2008, R, 112 min. Directed by Kimberly Peirce. Starring Ryan Phillippe, Abbie Cornish, Channing Tatum, Joseph Gordon-Levitt, Ciarán Hinds, Timothy Olyphant, Victor Rasuk, Rob Brown, Mamie Gummer, Josef Sommer, Alex Frost.
REVIEWED By Marc Savlov, Fri., March 28, 2008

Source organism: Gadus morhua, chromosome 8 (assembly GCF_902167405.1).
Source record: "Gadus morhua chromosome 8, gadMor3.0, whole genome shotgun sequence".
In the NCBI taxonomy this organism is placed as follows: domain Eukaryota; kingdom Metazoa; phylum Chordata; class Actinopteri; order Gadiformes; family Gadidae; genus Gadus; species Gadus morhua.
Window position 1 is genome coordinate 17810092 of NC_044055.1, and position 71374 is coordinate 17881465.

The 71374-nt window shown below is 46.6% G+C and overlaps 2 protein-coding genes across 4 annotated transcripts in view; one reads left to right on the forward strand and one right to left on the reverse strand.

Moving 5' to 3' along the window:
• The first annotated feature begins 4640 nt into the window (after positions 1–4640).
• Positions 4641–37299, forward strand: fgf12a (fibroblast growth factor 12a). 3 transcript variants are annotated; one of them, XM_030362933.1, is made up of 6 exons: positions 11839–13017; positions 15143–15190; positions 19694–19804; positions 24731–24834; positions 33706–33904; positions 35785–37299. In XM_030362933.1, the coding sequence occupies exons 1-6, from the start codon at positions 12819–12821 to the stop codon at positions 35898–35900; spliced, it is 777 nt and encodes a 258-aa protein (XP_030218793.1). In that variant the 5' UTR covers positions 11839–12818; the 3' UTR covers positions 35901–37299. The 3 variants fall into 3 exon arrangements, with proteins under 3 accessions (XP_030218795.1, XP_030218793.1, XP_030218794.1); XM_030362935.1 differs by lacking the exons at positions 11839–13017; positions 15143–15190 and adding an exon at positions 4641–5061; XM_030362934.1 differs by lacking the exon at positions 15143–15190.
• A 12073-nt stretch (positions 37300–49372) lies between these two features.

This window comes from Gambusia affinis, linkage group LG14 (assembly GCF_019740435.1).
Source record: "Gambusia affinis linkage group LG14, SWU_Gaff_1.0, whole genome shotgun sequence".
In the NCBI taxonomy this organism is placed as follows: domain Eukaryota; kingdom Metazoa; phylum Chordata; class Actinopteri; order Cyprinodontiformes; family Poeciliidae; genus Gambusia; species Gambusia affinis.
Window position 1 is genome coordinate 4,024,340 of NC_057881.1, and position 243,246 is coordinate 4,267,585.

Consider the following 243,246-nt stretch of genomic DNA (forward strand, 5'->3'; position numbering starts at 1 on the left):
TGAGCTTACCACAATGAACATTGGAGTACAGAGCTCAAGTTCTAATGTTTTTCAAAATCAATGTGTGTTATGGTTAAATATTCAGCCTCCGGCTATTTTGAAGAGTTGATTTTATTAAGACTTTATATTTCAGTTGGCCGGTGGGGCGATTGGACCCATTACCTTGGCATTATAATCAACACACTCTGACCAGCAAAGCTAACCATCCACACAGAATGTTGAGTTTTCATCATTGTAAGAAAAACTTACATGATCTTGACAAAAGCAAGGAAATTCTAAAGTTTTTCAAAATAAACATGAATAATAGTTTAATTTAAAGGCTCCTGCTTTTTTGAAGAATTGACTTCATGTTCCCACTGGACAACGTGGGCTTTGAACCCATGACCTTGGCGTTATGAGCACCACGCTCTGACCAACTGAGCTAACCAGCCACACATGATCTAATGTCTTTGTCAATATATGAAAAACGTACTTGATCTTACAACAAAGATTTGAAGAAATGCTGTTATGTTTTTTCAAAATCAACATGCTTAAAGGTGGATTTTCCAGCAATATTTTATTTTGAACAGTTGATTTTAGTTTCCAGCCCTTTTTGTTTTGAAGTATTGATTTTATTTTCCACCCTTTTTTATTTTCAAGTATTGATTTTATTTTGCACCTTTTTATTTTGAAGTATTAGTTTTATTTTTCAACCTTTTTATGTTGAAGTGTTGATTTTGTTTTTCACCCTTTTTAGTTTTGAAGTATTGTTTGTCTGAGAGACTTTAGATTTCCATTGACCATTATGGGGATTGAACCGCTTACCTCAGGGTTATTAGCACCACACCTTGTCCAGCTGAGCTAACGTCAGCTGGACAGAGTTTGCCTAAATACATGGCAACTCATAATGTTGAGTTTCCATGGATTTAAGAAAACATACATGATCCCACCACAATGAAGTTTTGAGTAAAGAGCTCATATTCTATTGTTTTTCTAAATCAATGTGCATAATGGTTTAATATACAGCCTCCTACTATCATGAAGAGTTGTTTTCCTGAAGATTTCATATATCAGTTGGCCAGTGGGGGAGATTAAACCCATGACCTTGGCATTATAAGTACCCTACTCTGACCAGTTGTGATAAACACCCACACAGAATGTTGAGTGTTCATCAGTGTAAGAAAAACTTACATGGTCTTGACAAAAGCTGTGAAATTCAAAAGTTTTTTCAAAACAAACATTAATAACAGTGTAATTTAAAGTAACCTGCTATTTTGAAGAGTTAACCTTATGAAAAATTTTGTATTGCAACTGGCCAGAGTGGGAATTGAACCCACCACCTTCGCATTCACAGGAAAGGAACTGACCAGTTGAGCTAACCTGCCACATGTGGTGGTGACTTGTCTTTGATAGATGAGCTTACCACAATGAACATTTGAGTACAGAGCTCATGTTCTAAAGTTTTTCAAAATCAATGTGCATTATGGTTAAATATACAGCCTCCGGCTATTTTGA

What if Johnny never comes marching home again, hurrah, hurray? That's the tragic, combustible, real-world fuse that burns throughout Stop-Loss. What if you gave an endless war, and no one ever got off the tour bus for longer than it takes to get drunk, scared, and go bang, go AWOL, or go mad? Stop-Loss takes its title from the military's term for its loophole policy that can require soldiers to serve multiple back-to-back tours of duty in Afghanistan and Iraq. The phrase also pretty much sums up the mood of the American taxpayer at the moment: We don't seem to be stopping much of anything, but as of this week, we've lost 4,000-plus servicemen and -women. Peirce's last time behind the camera, with the accolade-magnet Boys Don't Cry, garnered the filmmaker enough cluttered mantel space to hold out for seven years before finally choosing screenwriter Mark Richard and embarking on her second feature, which opens smack-dab in the proverbial fog (or sand, actually) of war. Tikrit-based Staff Sgt. Brandon King (Phillippe) and the men in his squadron are sweltering and bored while manning an Iraqi checkpoint but suddenly find themselves in pursuit of a possible carload of insurgents that leads King's squad straight into a textbook alleyway ambush. The next five minutes are almost too horrific to watch if you know anyone Over There, but when the sniper fire winds down and the blood loss carves out tiny Tigris and Euphrates rivers of red in the Persian dirt, King and his surviving squad members are headed home to the Lone Star State (much of the film was shot in and around Austin, doubling for Brazos), back to reality, such as it is, or should be, but, of course, isn't. Stop-lossed almost immediately, King watches his fellow vets attempt to drink, drank, and skank their way back to some semblance of what was; King opts out, though, and goes AWOL with Michele (Cornish), the girlfriend of squaddie Shriver (Tatum), hoping to get to D.C. to plead his case with a potentially sympathetic senator. The road goes on forever, but somehow the party never starts. Phillippe does a dark, searing turn with a character that could have easily been little more than Taps-era hubris, and Gordon-Levitt, as one of King's more fragmented former charges, is riveting and convincingly small-town Texas. Stop-Loss does not deign to do what the audience may expect or want or need; just when it appears cut-and-dried, or locked and, especially, loaded, it turns out Peirce has the goddamn safety on, or the metaphorical turret gunner jams up, or the film throws you another ricochet. Just like real life but not a damn thing like G.I. Joe.